Simple but Effective

Last week I talked about planning your winter training. Clearly just in time as the weather changed almost overnight to solid wind and rain!

Following on from that I wanted to give you some really simple starting points for your training.

So I’ve put together 3 routines of just 3 exercises.

One for at home with no equipment.

Another that can be done with a Dumbbell or Kettlebell either at home or in the gym

A third with a Barbell, so for those of you who either have a home gym or train at the gym and are happy using a Barbell.

You can do 3-4 sets of 8-10 of each exercise as a base of your workout then add in other work around it that may be some cardio, maybe some specific stability work or whatever else you want to focus on. Or of course it could be done as a stand alone workout for short and sweet that covers the whole body. Simple but Effective!

Here they are then:

  1. No equipment – Squat-Press up-Thread The Needle.
  2. Split Squat-Bent Over Row-Windmill
  3. Lunge-High Pull-Landmine Up & Over

If you want more help with your training I’ve got a little space for 1 2 1 in person and Zoom Personal Training so send me a message if you’d like to know more!

How Are You Training in the Dark?

It’s been dark when I’ve been starting and leaving work this week, which means Autumn has finally set in. I’ve already started to think about how I’ll fit in training my ponies over winter and how I will fit that all in around the lack of daylight, weather changes etc.

That also means I need to consider my own training.

Once the weather isn’t so nice we tend to not be outside on the go as much and prefer to spend evenings and weekends snuggled up on the sofa, usually with snacks!

However winter onset is no excuse to slack on your fitness regime. In fact if you’re riding less that’s even more reason (and time) to focus on your own fitness.

But I get it, going out for a run when it’s dark, wet and windy doesn’t seem so appealing.

Of course there are certain forms of exercise that I think would be more beneficial to your riding than others. Including some resistance training and some body awareness would be top of my list. However, in reality any exercise that you will actually turn up and do consistently is beneficial.

If you like a social element why not join a class (There’s space in my classes if you’re interested…..)

If you really want to do that run, walk or cycle outside buy yourself some good warm and waterproof kit so it doesn’t feel so grim- I reward myself with a hot bath and a hot chocolate if I do this!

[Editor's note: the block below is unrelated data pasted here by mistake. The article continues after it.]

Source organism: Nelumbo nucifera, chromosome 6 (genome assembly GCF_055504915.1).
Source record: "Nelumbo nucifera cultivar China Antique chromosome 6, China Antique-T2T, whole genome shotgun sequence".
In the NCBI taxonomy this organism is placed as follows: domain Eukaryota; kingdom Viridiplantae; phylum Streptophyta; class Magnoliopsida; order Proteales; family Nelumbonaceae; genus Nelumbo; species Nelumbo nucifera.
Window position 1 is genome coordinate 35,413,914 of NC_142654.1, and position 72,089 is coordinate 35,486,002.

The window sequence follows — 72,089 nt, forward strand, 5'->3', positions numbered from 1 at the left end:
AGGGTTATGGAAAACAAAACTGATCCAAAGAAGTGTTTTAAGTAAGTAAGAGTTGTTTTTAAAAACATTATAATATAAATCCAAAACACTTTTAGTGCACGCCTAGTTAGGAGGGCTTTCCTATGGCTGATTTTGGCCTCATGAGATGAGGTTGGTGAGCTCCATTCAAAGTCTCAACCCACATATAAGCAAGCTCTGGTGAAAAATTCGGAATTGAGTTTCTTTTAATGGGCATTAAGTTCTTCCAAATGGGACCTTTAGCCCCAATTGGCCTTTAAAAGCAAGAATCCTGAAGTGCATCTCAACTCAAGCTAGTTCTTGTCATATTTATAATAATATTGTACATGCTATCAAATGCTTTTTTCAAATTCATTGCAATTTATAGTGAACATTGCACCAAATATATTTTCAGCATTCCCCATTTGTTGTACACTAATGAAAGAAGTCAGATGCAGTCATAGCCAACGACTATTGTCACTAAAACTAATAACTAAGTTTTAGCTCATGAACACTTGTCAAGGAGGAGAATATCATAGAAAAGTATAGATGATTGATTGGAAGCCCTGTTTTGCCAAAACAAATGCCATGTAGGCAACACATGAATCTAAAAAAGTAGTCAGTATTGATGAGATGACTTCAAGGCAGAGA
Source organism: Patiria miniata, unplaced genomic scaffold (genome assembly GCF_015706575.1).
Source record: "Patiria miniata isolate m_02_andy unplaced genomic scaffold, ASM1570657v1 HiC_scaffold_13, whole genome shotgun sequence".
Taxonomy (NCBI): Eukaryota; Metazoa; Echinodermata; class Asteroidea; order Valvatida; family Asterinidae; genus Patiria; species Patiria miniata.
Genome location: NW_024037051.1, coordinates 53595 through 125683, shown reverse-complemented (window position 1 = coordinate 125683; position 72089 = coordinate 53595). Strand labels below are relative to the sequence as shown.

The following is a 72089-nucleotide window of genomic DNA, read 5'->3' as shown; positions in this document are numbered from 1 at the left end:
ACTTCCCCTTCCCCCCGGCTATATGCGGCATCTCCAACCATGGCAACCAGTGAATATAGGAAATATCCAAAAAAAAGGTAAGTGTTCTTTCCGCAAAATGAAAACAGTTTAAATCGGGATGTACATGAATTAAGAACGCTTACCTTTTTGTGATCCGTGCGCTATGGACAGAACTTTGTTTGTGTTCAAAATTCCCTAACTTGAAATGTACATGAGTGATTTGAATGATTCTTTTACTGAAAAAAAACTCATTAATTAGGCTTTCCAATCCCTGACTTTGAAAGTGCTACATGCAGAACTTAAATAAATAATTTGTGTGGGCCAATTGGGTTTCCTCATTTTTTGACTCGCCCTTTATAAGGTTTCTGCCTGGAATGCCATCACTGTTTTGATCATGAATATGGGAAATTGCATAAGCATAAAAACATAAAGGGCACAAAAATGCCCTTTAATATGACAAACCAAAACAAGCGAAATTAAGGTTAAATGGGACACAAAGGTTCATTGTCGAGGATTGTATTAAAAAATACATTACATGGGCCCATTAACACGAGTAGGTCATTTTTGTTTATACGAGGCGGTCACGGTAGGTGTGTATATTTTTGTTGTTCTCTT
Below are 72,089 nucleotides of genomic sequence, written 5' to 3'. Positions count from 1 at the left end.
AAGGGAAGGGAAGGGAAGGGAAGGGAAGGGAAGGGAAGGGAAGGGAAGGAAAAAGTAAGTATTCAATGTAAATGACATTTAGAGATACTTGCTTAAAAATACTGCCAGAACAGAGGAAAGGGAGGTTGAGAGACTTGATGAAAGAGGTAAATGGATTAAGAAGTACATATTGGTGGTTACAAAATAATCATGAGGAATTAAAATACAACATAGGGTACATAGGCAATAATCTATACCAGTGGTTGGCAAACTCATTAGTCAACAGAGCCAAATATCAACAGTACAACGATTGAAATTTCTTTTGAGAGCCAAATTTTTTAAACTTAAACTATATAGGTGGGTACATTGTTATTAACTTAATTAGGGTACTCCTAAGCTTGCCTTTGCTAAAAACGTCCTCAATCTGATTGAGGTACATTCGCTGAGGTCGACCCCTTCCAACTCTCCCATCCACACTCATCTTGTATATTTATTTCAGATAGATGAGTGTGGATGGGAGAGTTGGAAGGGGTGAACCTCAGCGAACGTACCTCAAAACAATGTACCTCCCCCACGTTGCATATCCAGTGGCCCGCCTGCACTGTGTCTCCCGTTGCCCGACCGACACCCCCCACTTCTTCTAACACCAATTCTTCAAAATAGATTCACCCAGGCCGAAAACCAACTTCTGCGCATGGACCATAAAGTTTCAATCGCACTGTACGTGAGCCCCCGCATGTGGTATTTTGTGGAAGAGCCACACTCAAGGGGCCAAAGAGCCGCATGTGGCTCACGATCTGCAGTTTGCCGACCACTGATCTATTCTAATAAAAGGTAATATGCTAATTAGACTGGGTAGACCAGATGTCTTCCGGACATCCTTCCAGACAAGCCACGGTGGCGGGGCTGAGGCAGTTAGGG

If you want to make time to commit to the gym you can be really tactical at improving your riding performance with weights and cardio equipment available.

And if you really can’t face leaving the house there are lots of online workouts you can do. Just a hint I’ve got an online programme that’s only £5 per month….

So, there are lot’s of options to keep yourself in training alongside your horse through the darker months. You’ve just got to find something you’ll stick to and remember that 2022 season you will thank you for your efforts!

Forward Hands

I’ve been creating some extra content for my online programme these last couple of weeks to work on our rein contact.

We started with stability work to ensure we had a solid base from which to hold a rein contact from.

Then we’ve moved on to “Forward Hands”.

Often when I watch my riders, they’re working really hard with their legs and seat but their horse still isn’t quite travelling through from the hind end to reach into a proper contact.

Then we check into their hands and sometimes it is really subtle but it’s enough; their hands are pulling back. So, asking for go with their legs and saying no with their hands! 🙈

If you think this might be you here’s a little exercise for you to try.

Sitting down, preferably on a gym ball but a chair will do.

Hold a weight out in front of you with both hands. First with straight arms and see how it feels, which muscles are working?

Then bend your arms as if you were riding. Which muscles are working now?

Hopefully with bent arms you can feel your abdominals switch on. This is where you should be feeling it when you’re riding too! Your abdominals should be supporting your hands with your hands feeling like they are pushing forward against a resistance-which is what stops you just throwing your hands forward.

So back on your horse you visualise holding that weight, your abs will kick in to support it and your hands will push forward against a wall. Keep your hands up, together in front of you and see how your horse responds……..

How long do you try for?

How hard are you trying?

How much time do you put in?

Ok, so this one comes from both my recent horse training experiences and from years of both my own training and training other people-both on and off horse.